BJP Starts From Pole Position In Ranchi

BJP Starts From Pole Position In RanchiJharkhand chief minister, Raghubar Das
Snapshot
  • It’s the first time since the formation of the state 19 years ago that a chief minister has governed Jharkhand for a full term of five years.

    This fact alone gives a lot of heft to the BJP going into the assembly election campaign.

The political slogan that rings loudest and most convincingly these days in Jharkhand is “abki baar, paisath paar” (this time, we shall cross 65). This is the ambitious target that the Bharatiya Janata Party (BJP) has set for itself in the polls to the 81-member Jharkhand Legislative Assembly that are expected to be held in November this year.

The target, though ambitious, is achievable. And for a number of reasons, the primary among them being that the BJP-led coalition government in the state that won 37 seats in 2014 was the first in the state’s history to last its full term of five years and as a result provide political stability.

On the other side, the opposition in Jharkhand is organisationally weak, wrecked by infighting and seems to lack the will to take on the BJP. Though the Jharkhand Mukti Morcha (JMM) and the Congress, which are in a loose alliance, are likely to rope in the Jharkhand Vikas Morcha (Prajatantik) into a ‘mahagathbandhan’, political pundits say even a combined opposition will fall short of gaining a majority in the elections.

It is widely believed that the forthcoming assembly election results will mirror that of the Lok Sabha results a few months ago. The BJP won 11 of the 14 Lok Sabha seats in the state while its ally — the All Jharkhand Students' Union (AJSU) — won one seat. The Congress and the JMM won one each.

But the major takeaway from the Lok Sabha polls was the embarrassing defeat of Shibu Soren, considered to be the state’s patriarch. Soren is a founding member of the JMM, which is credited with the victorious fight for the formation of Jharkhand.

Soren, popularly known as Guruji, was defeated from the prestigious Dumka seat, long considered to be a JMM stronghold, by his former disciple Sunil Soren of the BJP. Shibu Soren had won the Dumka seat 11 times since 1980, and to be defeated by a considerable margin of more than 26,000 votes by a political lightweight was a major blow to his stature and image, and also to that of the JMM.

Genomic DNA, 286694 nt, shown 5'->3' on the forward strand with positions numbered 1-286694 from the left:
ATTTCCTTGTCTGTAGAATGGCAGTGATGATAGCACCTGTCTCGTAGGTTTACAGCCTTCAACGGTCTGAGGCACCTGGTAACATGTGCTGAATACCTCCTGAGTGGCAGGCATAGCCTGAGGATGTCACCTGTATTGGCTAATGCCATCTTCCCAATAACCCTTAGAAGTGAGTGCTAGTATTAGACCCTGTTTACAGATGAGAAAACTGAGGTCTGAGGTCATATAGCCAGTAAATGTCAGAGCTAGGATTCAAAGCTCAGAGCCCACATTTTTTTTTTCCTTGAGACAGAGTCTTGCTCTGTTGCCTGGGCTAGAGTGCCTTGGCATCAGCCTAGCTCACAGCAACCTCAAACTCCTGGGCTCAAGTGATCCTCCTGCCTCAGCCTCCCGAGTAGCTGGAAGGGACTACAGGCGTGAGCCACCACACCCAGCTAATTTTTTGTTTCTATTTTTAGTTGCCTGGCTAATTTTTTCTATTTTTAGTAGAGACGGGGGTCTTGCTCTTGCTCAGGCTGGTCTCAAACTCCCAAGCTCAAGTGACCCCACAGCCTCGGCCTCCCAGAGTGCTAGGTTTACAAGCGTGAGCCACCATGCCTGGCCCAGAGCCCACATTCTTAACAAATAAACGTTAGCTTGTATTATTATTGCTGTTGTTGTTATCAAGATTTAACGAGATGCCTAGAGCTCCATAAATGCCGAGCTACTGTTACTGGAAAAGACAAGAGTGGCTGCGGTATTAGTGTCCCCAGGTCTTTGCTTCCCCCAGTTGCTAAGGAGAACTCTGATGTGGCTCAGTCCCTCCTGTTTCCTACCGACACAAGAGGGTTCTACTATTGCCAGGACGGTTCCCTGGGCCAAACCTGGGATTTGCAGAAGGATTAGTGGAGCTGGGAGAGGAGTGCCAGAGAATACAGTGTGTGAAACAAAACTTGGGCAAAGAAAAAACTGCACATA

Though assembly elections are usually fought largely on local issues, this time the contours of the poll battle will be different. “In Jharkhand, like in the rest of the country, the Lok Sabha polls were fought on the issue of national security and Modi was the face.

National issues — India’s growing stature in the global arena, the country’s masculine stand against Pakistan, the bold actions regarding Kashmir and crackdown on terrorists — will hold centre stage in the assembly elections as well, and Modi will again be the star campaigner along with party president Amit Shah. “People will vote for the BJP mainly because of Modi,” said Ramshankar Singh, a former professor of political science of Patna University who is now settled in Jamshedpur.

That is, adds Singh, “not to downplay the achievements of the BJP government” under Chief Minister Raghubar Das. For the first time since its formation in 2000, Jharkhand has witnessed political stability that has facilitated development and progress. For context, the state has witnessed three spells of President’s Rule and 10 chief ministers (including Das) over the last 19 years.

But not everybody agrees. Ratneshwar Thakur, Congress leader at Ranchi says that “this government is only good at making false claims. It has done nothing and people will reject it. The Lok Sabha polls were different, the results of the assembly elections will reflect popular discontent against this government”

Ramesh Mahato, a sociologist, says however that the proposed ‘mahagathbandhan’ does not inspire much confidence among the people.

“There have been failed coalition experiments in the past and the state has suffered terribly due to political instability. People know that a broad coalition (mahagathbandhan) of opposition parties will be an alliance of convenience and will not be able to ensure good governance and stability. The leaders of the mahagathbandhan partners will be continuously jostling for power and pelf and the state will suffer again. People don’t want that,” said Mahato.

The JMM, which is the principal opposition party, is no longer the force it used to be. Even the tribals (who form about 28 per cent of the state’s population) who once formed the backbone of the party have shifted allegiance, mainly to the BJP.